Study finds 10% of medicines in England are overprescribed
An alarming number of people in England are being prescribed medicines unnecessarily, which could harm their health, according to a UK government review.
The study, led by the chief pharmaceutical officer for England Dr Keith Ridge, estimates that 10% of items dispensed in primary care are inappropriate or could be better served with alternative treatments.
At the same time, 15% of people are taking five or more medicines a day and one in five hospital visits in the over-65s are caused by drug side effects, according to the report, which stresses that overprescribing is a global issue.
Some medicines, such as those to reduce blood pressure, can also increase the risk of falls among the frail and elderly, it notes.
The government said it intends to appoint a new national clinical director for prescribing, who will oversee a three-year programme based on research and training to try to improve prescribing practices in the NHS.
It will also follow other advice in the review, including shared decision making with patients about starting or stopping a medicine and better use of data and digital technology – such as improved electronic health records – to identify and tackle overprescribing.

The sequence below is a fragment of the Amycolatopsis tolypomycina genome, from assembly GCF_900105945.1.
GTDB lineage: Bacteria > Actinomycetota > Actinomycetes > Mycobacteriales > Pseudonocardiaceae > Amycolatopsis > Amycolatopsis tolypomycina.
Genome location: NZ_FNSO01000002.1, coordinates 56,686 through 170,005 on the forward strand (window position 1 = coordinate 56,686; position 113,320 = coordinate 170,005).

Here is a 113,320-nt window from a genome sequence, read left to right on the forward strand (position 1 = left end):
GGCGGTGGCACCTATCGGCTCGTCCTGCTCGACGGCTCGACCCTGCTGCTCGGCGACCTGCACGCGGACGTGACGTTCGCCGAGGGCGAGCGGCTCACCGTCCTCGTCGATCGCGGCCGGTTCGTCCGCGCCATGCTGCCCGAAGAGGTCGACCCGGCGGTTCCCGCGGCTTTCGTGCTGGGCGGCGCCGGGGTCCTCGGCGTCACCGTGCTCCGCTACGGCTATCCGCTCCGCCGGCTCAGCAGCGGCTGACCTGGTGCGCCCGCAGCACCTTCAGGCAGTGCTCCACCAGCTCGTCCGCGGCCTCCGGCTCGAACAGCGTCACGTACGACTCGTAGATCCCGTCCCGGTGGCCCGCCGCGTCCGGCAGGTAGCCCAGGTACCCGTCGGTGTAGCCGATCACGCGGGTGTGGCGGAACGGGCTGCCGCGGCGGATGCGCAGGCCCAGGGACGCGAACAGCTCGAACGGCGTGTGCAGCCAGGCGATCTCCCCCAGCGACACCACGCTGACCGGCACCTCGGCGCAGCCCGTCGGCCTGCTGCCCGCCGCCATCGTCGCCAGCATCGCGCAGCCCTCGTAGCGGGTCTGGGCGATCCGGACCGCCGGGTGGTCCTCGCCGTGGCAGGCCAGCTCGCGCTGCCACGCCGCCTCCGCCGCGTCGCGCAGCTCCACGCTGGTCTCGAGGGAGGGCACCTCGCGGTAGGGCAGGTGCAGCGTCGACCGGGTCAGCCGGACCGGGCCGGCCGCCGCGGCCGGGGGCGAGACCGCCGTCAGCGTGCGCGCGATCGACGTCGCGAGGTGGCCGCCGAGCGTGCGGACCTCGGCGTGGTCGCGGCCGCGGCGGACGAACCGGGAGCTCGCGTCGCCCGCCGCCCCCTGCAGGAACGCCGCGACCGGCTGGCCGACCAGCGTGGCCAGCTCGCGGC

Other measures will focus on ways to review prescriptions more effectively, and encouraging prescribers to consider alternative medicines which may be more effective, according to the government.
There will also be a drive to improve the evidence base for withdrawing inappropriate medication – known as deprescribing – and to ensure GPs are empowered to challenge and change prescribing made in hospitals.
The report was welcomed by the Royal Pharmaceutical Society, saying that pharmacists across the country will be eager to work alongside the patients and communities to reduce the harm that medicines can cause when overprescribed.
— Royal Pharmaceutical Society (@rpharms) September 22, 2021
“Medicines do people a lot of good and this report is absolutely not about taking treatment or services away from people where they are effective,” Ridge told the BBC. “But medicines can also cause harm and can be wasted.”
There’s also an environmental aspect to the new measures, namely reducing the NHS’ carbon emissions.
Currently, 25% of the NHS carbon footprint is as a result of medicines, and while some of this results from the use of anaesthetic gases and inhalers, it is mostly caused by manufacturing and freight in the supply chain.
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